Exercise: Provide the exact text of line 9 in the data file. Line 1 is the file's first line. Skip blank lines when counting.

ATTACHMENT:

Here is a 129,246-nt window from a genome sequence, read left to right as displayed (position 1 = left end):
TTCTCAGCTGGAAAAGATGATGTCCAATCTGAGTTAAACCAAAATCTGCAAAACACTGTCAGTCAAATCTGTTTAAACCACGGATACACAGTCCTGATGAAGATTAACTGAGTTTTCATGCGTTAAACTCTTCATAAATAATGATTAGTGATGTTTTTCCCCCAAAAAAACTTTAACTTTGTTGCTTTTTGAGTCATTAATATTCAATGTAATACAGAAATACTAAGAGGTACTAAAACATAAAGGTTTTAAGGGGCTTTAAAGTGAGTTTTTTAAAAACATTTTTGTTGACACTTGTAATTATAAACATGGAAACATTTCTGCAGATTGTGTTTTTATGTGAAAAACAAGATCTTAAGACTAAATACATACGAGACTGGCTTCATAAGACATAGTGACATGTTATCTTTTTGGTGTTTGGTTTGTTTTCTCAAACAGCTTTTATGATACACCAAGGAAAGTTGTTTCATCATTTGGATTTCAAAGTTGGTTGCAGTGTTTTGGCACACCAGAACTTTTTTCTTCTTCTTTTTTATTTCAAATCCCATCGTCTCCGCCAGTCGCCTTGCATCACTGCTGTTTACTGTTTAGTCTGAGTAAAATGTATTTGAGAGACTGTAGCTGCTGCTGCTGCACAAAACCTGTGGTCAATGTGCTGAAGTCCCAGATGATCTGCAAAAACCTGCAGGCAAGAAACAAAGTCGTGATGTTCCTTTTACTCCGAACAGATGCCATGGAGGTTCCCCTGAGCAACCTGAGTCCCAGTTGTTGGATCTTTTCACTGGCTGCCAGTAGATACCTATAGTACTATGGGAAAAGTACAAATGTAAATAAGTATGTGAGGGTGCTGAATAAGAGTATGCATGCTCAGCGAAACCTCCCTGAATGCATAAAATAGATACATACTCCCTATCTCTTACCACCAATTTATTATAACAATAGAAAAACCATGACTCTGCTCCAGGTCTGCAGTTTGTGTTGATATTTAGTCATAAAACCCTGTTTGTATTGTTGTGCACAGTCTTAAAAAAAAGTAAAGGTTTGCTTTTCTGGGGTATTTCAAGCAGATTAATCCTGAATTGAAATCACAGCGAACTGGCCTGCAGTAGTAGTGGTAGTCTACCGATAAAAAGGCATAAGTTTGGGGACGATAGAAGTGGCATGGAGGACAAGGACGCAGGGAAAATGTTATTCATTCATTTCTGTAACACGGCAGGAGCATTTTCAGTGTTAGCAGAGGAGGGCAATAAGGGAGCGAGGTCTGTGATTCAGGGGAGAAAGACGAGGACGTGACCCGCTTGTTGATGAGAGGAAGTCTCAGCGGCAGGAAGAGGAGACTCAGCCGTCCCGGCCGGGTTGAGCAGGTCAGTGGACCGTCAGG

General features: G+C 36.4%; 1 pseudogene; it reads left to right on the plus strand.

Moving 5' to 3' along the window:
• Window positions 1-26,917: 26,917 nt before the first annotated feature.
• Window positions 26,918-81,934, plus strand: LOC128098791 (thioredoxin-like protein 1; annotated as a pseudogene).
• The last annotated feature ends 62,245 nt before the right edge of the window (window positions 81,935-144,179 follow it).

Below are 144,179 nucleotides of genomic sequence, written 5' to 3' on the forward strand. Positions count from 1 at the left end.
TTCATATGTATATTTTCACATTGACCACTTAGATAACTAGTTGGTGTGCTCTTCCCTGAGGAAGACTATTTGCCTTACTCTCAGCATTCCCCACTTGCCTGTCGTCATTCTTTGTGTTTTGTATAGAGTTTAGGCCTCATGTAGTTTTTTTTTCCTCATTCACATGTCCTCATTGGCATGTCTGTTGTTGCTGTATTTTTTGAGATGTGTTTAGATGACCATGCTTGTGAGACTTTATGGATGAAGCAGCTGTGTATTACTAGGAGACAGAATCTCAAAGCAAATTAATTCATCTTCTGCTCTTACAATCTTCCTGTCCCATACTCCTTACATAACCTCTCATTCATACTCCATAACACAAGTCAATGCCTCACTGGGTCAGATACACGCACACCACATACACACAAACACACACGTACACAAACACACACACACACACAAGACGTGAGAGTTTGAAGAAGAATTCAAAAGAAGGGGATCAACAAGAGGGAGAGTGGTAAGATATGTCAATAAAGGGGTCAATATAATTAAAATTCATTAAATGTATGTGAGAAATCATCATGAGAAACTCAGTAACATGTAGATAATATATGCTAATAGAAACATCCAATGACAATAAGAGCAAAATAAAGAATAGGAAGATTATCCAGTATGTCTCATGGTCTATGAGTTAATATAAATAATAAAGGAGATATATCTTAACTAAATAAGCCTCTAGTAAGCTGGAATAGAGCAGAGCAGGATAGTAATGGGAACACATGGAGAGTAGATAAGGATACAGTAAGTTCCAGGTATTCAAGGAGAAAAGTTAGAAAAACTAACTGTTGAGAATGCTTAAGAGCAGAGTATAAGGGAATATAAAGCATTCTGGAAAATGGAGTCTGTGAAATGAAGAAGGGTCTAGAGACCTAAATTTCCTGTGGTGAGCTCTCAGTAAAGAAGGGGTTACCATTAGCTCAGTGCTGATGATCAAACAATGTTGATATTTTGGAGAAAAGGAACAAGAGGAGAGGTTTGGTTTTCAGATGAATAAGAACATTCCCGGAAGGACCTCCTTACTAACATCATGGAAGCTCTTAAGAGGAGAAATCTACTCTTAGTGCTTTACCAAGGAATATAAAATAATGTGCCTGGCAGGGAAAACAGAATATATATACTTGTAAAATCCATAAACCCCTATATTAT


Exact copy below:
TTCATATGTATATTTTCACATTGACCACTTAGATAACTAGTTGGTGTGCTCTTCCCTGAGGAAGACTATTTGCCTTACTCTCAGCATTCCCCACTTGCCTGTCGTCATTCTTTGTGTTTTGTATAGAGTTTAGGCCTCATGTAGTTTTTTTTTCCTCATTCACATGTCCTCATTGGCATGTCTGTTGTTGCTGTATTTTTTGAGATGTGTTTAGATGACCATGCTTGTGAGACTTTATGGATGAAGCAGCTGTGTATTACTAGGAGACAGAATCTCAAAGCAAATTAATTCATCTTCTGCTCTTACAATCTTCCTGTCCCATACTCCTTACATAACCTCTCATTCATACTCCATAACACAAGTCAATGCCTCACTGGGTCAGATACACGCACACCACATACACACAAACACACACGTACACAAACACACACACACACACAAGACGTGAGAGTTTGAAGAAGAATTCAAAAGAAGGGGATCAACAAGAGGGAGAGTGGTAAGATATGTCAATAAAGGGGTCAATATAATTAAAATTCATTAAATGTATGTGAGAAATCATCATGAGAAACTCAGTAACATGTAGATAATATATGCTAATAGAAACATCCAATGACAATAAGAGCAAAATAAAGAATAGGAAGATTATCCAGTATGTCTCATGGTCTATGAGTTAATATAAATAATAAAGGAGATATATCTTAACTAAATAAGCCTCTAGTAAGCTGGAATAGAGCAGAGCAGGATAGTAATGGGAACACATGGAGAGTAGATAAGGATACAGTAAGTTCCAGGTATTCAAGGAGAAAAGTTAGAAAAACTAACTGTTGAGAATGCTTAAGAGCAGAGTATAAGGGAATATAAAGCATTCTGGAAAATGGAGTCTGTGAAATGAAGAAGGGTCTAGAGACCTAAATTTCCTGTGGTGAGCTCTCAGTAAAGAAGGGGTTACCATTAGCTCAGTGCTGATGATCAAACAATGTTGATATTTTGGAGAAAAGGAACAAGAGGAGAGGTTTGGTTTTCAGATGAATAAGAACATTCCCGGAAGGACCTCCTTACTAACATCATGGAAGCTCTTAAGAGGAGAAATCTACTCTTAGTGCTTTACCAAGGAATATAAAATAATGTGCCTGGCAGGGAAAACAGAATATATATACTTGTAAAATCCATAAACCCCTATATTAT